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Mark Gilbert

How to Calm Secessionist Fever

The U.K. has promised to decentralize power to its regions in the wake of Scotland's independence referendum. It's a model Spain might successfully adopt to satisfy Catalonia's autonomous desires.
Devolution might satisfy their demands.
Devolution might satisfy their demands.

"Devo max" is the dystopian-sounding term the British government is now using to describe the nation's tax-and-spending future in the wake of Scotland's failed-but-still-seismic referendum on independence. It refers to the devolutionof government that is supposed to occur throughout the realm along the lines of what was promised to Scotland during the heat of the campaign. The British government -- one of the most centralized in the world, delivering 48 percent of public investment in the country, almost twice the global average -- has pledged to transfer some control over taxes and spending to the regional governments of not just Scotland but also England, Northern Ireland and Wales. It's a model that other nations -- particularly Spain -- might successfully adopt to satisfy secessionist-minded regions.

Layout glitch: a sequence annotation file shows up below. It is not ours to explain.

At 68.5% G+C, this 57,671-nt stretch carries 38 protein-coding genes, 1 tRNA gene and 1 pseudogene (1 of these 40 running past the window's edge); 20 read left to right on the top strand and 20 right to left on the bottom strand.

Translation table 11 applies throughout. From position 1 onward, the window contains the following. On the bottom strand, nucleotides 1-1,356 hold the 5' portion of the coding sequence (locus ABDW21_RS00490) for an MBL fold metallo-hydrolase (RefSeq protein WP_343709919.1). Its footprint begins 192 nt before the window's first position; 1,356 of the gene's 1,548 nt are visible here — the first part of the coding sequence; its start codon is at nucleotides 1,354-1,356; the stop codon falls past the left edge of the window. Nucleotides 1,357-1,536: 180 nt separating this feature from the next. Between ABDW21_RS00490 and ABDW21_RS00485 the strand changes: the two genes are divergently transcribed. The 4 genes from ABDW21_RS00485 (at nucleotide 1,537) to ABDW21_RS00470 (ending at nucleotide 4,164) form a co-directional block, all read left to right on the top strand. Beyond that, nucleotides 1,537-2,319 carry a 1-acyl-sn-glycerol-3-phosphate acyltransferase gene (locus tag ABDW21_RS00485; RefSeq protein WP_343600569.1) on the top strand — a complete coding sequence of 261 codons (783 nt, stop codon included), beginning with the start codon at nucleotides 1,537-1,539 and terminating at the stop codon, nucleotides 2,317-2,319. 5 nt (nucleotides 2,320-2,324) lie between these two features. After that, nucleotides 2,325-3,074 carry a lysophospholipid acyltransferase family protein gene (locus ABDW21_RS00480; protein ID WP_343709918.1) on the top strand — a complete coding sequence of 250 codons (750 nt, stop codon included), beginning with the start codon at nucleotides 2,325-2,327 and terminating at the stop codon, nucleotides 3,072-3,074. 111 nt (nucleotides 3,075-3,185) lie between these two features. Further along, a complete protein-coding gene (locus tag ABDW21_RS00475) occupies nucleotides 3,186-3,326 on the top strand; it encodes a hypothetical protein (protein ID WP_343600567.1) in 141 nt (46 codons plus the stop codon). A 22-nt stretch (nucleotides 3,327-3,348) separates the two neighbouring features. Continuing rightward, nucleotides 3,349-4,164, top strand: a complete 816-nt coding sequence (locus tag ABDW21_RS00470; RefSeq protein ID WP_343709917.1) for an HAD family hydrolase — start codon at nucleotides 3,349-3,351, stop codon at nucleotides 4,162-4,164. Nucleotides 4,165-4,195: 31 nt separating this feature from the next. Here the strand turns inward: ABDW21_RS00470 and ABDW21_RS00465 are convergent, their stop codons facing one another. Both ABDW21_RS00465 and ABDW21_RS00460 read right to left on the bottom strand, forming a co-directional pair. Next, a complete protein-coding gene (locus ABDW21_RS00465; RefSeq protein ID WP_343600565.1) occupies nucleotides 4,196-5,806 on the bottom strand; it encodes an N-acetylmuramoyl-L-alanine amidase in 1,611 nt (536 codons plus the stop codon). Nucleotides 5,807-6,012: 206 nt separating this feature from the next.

The U.K. isparticularly in need of decentralization. London already has 19 percent of jobs in the U.K., 21 percent of its company headquarters and 25 percent of gross domestic product. More than half of Londoners have post-college education, compared with less than 40 percent for the country as a whole. And better skills mean higher wages; household income is 22 percent lower for those living outside of the capital.